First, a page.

Last week, George Lucas released the final Star Wars movie. But for me, it just doesn't come close to any of the movies from the original Star Wars trilogy. Why? I simply don't find any of the characters from the latest trilogy remotely interesting.
One character from the original trilogy that I sorely miss is Han Solo, the charismatic space scoundrel who possessed a wry, sarcastic wit. Han was easily the most entertaining, if not always the most likeable, member of the Rebel Alliance. But he was also the cocky guy who always generated a healthy amount of uneasiness amongst his allies. Having been dumped by Lucas, Han brought his colorful personality and edginess to the ABC Golf broadcast booth.
When you see Han now, you'll notice that not much has changed. While he has altered his name to Han "Faldo", he still looks as he did in Return of the Jedi, albeit with a few more pounds and wrinkles. But interestingly, he now speaks with a British accent. In fact, the more I hear Han on ABC, the more I wonder if he may also be a long lost member of the legendary metal band, Spinal Tap. Nonetheless, I find that it only adds to his witty charm.
His allies were once Luke and Chewie. Now it's Mike and Zinger. But the tensions have not changed. Much of it now lies between Han and Zinger and it can all be traced years ago to the 1987 British Open at Muirfield. Zinger led the tournament through much of the second, third and fourth rounds and he was well poised to win his second major title. But just as the engraver prepared to etch "Paul Azinger" on the Claret Jug, Zinger's wheels fell off. He bogeyed the final two holes to lose the Open by a stroke to Han. After the final putt had been holed, Han quipped to Zinger, "Tough luck, old boy."
Already steamed at practically giving the Open away, Zinger's blood must have really shot past the boiling point with those snide remarks. Talk about adding insult to injury! The whole thing must have scarred Zinger for life and I believe that he has been plotting his revenge ever since. Don't be fooled to think that it was just dumb luck that brought Zinger and his arch nemesis together in the ABC broadcast booth. It's clearly phase one of Zinger's master plan. It will be interesting to see just how Zinger will exact his sweet revenge. Will Zinger find payback through numerous sharp verbal barbs directed at Han over the course of their tenure, or will Zinger just one day try to stuff a sleeve of his Nike One Platinums down Han's throat? The possibilities are endless.
With Han, ABC's golf broadcast team is almost as entertaining as that found at CBS. But that may not last long if Zinger has his way. The real blockbuster this summer will air on ABC starting June 11 at the Booz Allen Classic, Golf Wars: Episode II - Revenge of the Zinger.
That's how Marc O'Hair describes himself, according to an article in Golf Digest. And from what I have gathered, he couldn't be more correct.
Marc O'Hair is the father of Sean O'Hair, the 22 year-old PGA Tour rookie who's been playing some great golf on the Tour this year. Last week, Sean made his best appearance ever, capturing sole 2nd place at the EDS Byron Nelson Championship. For that Avis-like finish, Sean breaks into the top-100 of the Official World Golf Ranking at No. 96 and takes home a $669,600 check. Unfortunately, he is contractually bound to give his father $66,960 of those winnings.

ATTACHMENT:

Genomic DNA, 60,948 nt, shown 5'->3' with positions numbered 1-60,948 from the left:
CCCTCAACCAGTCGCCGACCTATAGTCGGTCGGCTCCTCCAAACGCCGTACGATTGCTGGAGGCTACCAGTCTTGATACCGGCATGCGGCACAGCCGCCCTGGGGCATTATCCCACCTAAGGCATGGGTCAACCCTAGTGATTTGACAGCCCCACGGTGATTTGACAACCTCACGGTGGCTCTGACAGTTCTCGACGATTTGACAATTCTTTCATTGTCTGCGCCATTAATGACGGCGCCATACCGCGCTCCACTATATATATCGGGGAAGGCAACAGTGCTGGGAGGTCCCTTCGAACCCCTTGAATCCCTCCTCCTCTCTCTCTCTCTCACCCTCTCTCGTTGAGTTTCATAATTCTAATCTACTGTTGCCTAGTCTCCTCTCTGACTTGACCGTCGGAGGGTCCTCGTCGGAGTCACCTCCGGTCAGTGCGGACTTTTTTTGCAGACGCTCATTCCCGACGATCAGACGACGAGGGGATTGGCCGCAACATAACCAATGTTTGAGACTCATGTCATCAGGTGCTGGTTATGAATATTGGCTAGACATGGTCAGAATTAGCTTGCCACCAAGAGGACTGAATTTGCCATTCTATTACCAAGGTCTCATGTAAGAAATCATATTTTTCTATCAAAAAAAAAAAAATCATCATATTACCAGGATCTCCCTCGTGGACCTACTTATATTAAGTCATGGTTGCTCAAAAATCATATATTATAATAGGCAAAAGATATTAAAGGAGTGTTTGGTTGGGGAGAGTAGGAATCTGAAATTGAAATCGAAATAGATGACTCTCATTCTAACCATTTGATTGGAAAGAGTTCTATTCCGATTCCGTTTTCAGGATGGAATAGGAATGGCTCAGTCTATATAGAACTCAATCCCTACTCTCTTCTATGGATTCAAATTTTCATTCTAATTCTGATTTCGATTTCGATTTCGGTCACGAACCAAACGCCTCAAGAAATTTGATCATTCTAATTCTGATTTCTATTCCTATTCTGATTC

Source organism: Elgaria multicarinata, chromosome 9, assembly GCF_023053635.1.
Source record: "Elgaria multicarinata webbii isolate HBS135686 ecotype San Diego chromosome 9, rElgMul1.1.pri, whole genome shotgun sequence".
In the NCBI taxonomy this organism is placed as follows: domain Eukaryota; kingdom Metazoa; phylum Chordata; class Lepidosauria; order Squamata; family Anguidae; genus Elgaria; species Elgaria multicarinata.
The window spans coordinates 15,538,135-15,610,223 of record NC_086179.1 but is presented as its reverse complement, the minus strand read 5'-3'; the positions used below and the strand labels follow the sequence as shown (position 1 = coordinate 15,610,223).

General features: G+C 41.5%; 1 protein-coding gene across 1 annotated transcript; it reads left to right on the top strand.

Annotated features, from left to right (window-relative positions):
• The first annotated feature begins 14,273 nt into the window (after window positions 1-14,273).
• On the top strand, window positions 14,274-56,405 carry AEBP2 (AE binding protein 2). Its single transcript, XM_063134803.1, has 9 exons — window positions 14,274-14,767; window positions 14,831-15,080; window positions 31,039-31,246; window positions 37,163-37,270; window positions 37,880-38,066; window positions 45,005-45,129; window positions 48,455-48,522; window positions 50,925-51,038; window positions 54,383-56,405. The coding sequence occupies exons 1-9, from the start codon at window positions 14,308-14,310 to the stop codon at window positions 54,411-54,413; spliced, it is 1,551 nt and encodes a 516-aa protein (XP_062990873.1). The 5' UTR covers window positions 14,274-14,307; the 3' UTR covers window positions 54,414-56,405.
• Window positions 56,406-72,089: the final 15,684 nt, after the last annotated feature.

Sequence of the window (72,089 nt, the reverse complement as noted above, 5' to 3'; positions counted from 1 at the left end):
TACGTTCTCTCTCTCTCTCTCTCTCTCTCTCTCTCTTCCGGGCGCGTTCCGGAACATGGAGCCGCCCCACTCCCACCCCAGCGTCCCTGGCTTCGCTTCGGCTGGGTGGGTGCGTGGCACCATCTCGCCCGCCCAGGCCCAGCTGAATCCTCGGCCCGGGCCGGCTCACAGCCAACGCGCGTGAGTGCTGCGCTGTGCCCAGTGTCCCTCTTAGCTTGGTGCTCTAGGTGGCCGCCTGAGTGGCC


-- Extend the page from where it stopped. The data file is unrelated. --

Sound bizarre? It's just one of the many terrible things that Marc has imposed on his talented son. I remember first hearing about Marc and Sean a couple of years ago in a "60 Minutes II" segment entitled "The Tiger Formula." The elder O'Hair takes the term "overbearing parent" to a whole new level. He forced a military-like totalitarian regimen upon his poor son in an effort to manufacture a golf superstar. Daddy O'Hair kicked his son out of bed every morning at 5 a.m. to run, practice and lift weights. On top of publicly berating his son in public, Marc devised a system of punishment where Sean was forced to run a mile for making bogeys or finishing over par at tournaments.
I guess that's what happens when you look at your son as a business venture, rather than a person of your own creation. "I was in business 20-plus years and I know how to make a profit," Marc told CBS. "You've got the same old thing - it's material, labor and overhead. He's pretty good labor." Sean explained, "We have never had a father-son relationship. It has always been the investor and the investment."
Marc even made his son sign a contract when he was 17, requiring him to pay Marc 10 percent of his professional earnings for life. "I told him, 'I can't blow this kind of money without a return,' " Marc says. " 'When you make it, there has to be payback someday.' " Real classy.
After a disappointing 2002 season, Sean had enough and told his father that he no longer wanted him to manage his career or his golf game. Removed from life under a dictator, Sean's game blossomed. Instead of feeling proud or even happy for his son, Marc was outraged. He revealed that he intends to send copies of the contract with his son to the media if his son ever finds success on the PGA tour. "As soon as he gets famous, I am going to lower the boom," Marc says. "I am going to show everybody what he did to me. I have no intention of suing him. I intend to crucify him in the media, because what he did to me is not right."
"I feel like a damn fool," Marc says. "I thought I would get every penny back."
Marc, not only are you a fool and an iron-asshole bastard, but you are one of the lowest life forms on this planet. I know people who treat their pet hamsters better than the way you treat your own flesh and blood. David Feherty was spot-on when he called your treatment of Sean "Just sinister. No matter what way you look at it."
The first time someone told me to use a strong grip, I gripped the club so hard I almost ripped my glove open.
"No, you idiot," this person told me. "A strong grip means you turn your grip towards the right (for a right-handed golfer)."
"Why the hell is that called a 'strong grip'?"
"I don't know, but it is."
To this day, I still don't know why it's called a strong grip. But whatever the reason, I've learned that a strong grip allows your wrists to hinge properly and squares up the clubface at impact. This is essential to hitting the ball straight with the most distance.
The great Ben Hogan wrote in Five Lessons, The Modern Fundamentals of Golf, "Good golf begins with a good grip...The grip is the heartbeat of the golf swing." I agree with Mr. Hogan and I believe that a proper grip (strong to neutral) is probably the most important fundamental in golf. However, it is also one of the most neglected and ignored, especially over an extended period of inactivity such as the golf off-season. Now that the golf season is finally in full swing around the country, it's important for golfers to pay special attention to their grip as they start playing golf again.